by Lisa Runyon
This is not a book review of David Welky’s A Wretched and Precarious Situation: In search of the Last Arctic Frontier. I carried that beast to my hotel room every night on my spring break trip through south Texas’ World Birding Centers, fully intending to read and write a review for this newsletter. Instead, I lost my heart to an unexpected treasure I found in a gift shop in Harlingen’s Arroyo Colorado World Birding Center.
The tall, stark white spine with the title Bird Brains caught my attention among the myriad of field guides. Bird Brains? Is that an insult? I pulled it out and was met with a striking cover featuring a close-up of a bird so black it was almost blue. It was then that the subtitle gave it away: The Intelligence of Crows, Ravens, Magpies, and Jays. Who among us has not had an encounter with these birds? Loud to the point of obnoxious, aggressive, beautiful, yet kind of scary thanks to Alfred Hitchcock’s The Birds. I never thought of these birds as anything special, let alone intelligent. This book has changed my mind!
Beyond any field guide, Bird Brains by Candace Savage, is part coffee-table book with its stunning photographs and 10×10 format and part meta-analysis of scientific research with a dash of engaging sidebars recalling the influence of crows and ravens in literature throughout the ages. Classified as members of the genus Corvus, there are 113 species of crow-like birds in the world. This group, known as corvids, includes our local American Crow, Blue Jay, and Common Raven. A handy graphic included in the book illustrates typical corvids, provides a brief description of the bird and map of their territory. Go most anywhere in the world and you will find a corvid who has adapted to that area. The author makes the point that in many parts of the world, corvophobia is a sad reality. Some folks think that corvids are “vermin that need to be eradicated.” However, keep reading, and I bet you will start to see corvids in a new light.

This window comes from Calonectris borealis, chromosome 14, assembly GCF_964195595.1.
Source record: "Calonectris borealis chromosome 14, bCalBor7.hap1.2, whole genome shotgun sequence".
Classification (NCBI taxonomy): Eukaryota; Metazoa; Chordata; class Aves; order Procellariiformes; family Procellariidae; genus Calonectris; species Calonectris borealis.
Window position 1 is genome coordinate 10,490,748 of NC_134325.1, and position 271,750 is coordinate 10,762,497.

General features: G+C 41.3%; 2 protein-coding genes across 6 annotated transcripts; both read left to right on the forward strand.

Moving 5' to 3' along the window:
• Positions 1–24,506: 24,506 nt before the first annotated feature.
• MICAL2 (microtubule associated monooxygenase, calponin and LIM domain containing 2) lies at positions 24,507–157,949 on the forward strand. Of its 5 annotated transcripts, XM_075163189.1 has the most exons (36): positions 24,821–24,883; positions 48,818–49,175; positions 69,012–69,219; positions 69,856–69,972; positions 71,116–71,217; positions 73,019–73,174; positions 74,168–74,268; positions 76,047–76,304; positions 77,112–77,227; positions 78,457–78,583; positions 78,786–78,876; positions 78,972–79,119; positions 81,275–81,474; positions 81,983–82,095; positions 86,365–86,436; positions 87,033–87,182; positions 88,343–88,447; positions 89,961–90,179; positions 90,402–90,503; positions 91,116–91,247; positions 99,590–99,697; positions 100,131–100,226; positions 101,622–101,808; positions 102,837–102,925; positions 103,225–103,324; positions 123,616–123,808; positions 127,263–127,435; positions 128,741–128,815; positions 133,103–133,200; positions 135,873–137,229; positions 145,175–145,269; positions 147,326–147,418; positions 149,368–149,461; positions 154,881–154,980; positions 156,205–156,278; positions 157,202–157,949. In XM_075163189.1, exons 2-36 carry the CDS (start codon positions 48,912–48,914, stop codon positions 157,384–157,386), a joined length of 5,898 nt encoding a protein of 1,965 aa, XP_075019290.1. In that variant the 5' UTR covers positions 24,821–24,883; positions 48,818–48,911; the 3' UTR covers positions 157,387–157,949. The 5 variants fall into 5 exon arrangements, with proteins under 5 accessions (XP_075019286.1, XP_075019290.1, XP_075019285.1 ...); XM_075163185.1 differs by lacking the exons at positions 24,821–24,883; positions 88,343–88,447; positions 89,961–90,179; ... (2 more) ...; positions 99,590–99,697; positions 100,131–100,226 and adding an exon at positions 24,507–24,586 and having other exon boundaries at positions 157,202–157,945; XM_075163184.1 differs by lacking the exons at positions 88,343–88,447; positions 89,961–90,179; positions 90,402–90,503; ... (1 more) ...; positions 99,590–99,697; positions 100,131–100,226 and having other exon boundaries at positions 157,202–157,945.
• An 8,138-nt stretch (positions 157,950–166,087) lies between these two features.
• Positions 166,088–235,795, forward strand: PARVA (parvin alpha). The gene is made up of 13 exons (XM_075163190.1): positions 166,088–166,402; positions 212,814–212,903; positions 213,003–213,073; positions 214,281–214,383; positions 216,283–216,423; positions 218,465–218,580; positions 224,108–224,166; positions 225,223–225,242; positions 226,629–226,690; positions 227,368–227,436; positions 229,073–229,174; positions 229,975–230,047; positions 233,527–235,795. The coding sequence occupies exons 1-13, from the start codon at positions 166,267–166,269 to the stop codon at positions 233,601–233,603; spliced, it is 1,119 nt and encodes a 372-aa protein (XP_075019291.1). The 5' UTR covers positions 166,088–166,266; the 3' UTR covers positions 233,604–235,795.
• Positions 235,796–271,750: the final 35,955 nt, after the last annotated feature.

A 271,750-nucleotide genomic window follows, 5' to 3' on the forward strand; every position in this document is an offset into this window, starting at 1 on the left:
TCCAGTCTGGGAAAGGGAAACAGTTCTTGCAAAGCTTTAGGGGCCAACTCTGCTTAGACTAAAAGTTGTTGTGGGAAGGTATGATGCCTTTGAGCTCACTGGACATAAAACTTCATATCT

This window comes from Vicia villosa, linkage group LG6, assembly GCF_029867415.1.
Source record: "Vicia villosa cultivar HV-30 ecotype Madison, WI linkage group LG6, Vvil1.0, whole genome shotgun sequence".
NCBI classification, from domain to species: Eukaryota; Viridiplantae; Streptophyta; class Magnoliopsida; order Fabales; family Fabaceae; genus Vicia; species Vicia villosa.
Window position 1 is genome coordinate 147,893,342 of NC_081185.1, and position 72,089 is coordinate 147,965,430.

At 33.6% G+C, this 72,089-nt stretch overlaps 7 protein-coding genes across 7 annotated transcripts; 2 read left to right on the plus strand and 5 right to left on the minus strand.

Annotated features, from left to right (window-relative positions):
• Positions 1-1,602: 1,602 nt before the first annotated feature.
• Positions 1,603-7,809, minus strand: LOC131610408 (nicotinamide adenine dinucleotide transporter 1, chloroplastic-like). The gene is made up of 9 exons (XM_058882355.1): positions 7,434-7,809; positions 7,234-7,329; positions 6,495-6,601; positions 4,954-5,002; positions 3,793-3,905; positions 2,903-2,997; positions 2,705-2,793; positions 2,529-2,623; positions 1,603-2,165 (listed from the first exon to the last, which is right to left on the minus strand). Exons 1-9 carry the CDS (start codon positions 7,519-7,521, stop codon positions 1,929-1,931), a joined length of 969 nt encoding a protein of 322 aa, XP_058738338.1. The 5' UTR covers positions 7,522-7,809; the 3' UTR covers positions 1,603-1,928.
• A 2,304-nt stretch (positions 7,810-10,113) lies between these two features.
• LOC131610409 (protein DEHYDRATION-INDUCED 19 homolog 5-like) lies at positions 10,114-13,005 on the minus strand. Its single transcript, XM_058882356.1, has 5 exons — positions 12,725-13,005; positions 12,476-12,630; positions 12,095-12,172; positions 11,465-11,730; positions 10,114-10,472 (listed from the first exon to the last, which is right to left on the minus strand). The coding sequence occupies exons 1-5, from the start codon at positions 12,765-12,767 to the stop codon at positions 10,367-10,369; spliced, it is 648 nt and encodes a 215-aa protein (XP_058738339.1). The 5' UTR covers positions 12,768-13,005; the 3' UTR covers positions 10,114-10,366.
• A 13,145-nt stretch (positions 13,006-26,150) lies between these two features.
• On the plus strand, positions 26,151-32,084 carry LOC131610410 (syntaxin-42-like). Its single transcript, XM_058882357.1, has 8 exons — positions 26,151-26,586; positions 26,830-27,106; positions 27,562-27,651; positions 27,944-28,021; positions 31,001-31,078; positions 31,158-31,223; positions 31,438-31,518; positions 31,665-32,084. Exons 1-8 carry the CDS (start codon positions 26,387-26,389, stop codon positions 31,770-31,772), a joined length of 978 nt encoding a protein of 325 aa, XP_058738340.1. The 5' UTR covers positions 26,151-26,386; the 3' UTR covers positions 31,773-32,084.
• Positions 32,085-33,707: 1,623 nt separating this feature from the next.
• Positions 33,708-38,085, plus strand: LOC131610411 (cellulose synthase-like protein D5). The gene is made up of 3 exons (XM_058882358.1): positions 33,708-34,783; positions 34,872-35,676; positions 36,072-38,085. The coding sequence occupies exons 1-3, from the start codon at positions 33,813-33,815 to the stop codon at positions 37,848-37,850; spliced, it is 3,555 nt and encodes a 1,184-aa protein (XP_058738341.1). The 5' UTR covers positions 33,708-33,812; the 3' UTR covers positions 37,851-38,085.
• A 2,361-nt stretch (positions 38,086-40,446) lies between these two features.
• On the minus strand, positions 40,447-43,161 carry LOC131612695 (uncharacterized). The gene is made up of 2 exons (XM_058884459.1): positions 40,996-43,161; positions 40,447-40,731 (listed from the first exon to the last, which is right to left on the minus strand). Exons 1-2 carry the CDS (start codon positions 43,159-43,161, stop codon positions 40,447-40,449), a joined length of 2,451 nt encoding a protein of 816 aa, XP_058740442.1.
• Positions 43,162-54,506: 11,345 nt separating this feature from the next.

The main thrust of the book is building a case for the intelligence of the corvids. While lacking an elaborate cerebral cortex you’d find in mammals, these birds have a well-developed hyperstriatum within their brain, the largest among any birds. In fact, their brain-to-body ratio equals that of dolphins and almost our own! Ok, brain size is one thing, genetic programming is another, but do these birds make conscious decisions? Problem solve? Learn?
Ms. Savage, the author, explores the scientific evidence for corvid intelligence from studies involving nest-building, mating, and communications, to name a few areas. She is careful to differentiate between instinct and demonstrations of higher intelligence. Yes, the data is convincing – corvids do exhibit higher intelligence! For example, consider the language of corvids, one of the most studied areas. Caws, croaks, screams, pants, and chatter vary between species, regions, and moods. Ravens, which “probably produce a greater variety of sounds than any other animal except ourselves” has up to 64 different sounds which convey a variety of meanings “subtly altered by the individual’s emotions and its circumstances.” While you may or may not be convinced by the scientific findings, you will be able to relate the facts to your own observations and think about the corvids in a different way.
So, the next time you are cawing to that crow and the crow sizes you up and caws back, think about it. Would you get the same response from a house sparrow? A dove? After reading Bird Brains, I understand what authors throughout history knew all along – there is something special about corvids worth writing about!